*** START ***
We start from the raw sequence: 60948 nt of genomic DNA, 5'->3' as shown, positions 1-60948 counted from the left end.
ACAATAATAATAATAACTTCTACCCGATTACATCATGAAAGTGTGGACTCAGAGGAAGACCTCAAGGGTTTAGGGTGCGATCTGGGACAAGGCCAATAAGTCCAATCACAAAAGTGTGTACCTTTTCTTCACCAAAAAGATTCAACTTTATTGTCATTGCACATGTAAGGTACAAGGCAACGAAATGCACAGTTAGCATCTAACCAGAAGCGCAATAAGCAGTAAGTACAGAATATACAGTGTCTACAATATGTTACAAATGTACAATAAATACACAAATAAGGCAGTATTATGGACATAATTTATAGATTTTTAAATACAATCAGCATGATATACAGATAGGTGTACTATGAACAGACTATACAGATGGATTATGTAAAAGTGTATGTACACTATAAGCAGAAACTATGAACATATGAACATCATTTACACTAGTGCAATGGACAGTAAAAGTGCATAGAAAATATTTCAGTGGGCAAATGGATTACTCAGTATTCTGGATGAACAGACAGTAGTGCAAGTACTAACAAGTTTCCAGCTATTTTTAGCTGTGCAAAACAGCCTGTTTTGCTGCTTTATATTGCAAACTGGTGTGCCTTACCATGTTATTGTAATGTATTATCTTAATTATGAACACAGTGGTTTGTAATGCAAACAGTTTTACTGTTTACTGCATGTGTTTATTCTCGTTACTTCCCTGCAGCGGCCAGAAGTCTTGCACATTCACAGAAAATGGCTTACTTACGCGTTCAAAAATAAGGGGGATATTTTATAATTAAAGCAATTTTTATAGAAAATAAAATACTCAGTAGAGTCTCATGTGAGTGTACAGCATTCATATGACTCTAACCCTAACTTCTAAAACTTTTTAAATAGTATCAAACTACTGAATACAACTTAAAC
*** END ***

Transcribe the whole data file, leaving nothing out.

We start from the raw sequence: 60948 nt of genomic DNA, 5'->3' as shown, positions 1-60948 counted from the left end.
ACAATAATAATAATAACTTCTACCCGATTACATCATGAAAGTGTGGACTCAGAGGAAGACCTCAAGGGTTTAGGGTGCGATCTGGGACAAGGCCAATAAGTCCAATCACAAAAGTGTGTACCTTTTCTTCACCAAAAAGATTCAACTTTATTGTCATTGCACATGTAAGGTACAAGGCAACGAAATGCACAGTTAGCATCTAACCAGAAGCGCAATAAGCAGTAAGTACAGAATATACAGTGTCTACAATATGTTACAAATGTACAATAAATACACAAATAAGGCAGTATTATGGACATAATTTATAGATTTTTAAATACAATCAGCATGATATACAGATAGGTGTACTATGAACAGACTATACAGATGGATTATGTAAAAGTGTATGTACACTATAAGCAGAAACTATGAACATATGAACATCATTTACACTAGTGCAATGGACAGTAAAAGTGCATAGAAAATATTTCAGTGGGCAAATGGATTACTCAGTATTCTGGATGAACAGACAGTAGTGCAAGTACTAACAAGTTTCCAGCTATTTTTAGCTGTGCAAAACAGCCTGTTTTGCTGCTTTATATTGCAAACTGGTGTGCCTTACCATGTTATTGTAATGTATTATCTTAATTATGAACACAGTGGTTTGTAATGCAAACAGTTTTACTGTTTACTGCATGTGTTTATTCTCGTTACTTCCCTGCAGCGGCCAGAAGTCTTGCACATTCACAGAAAATGGCTTACTTACGCGTTCAAAAATAAGGGGGATATTTTATAATTAAAGCAATTTTTATAGAAAATAAAATACTCAGTAGAGTCTCATGTGAGTGTACAGCATTCATATGACTCTAACCCTAACTTCTAAAACTTTTTAAATAGTATCAAACTACTGAATACAACTTAAAC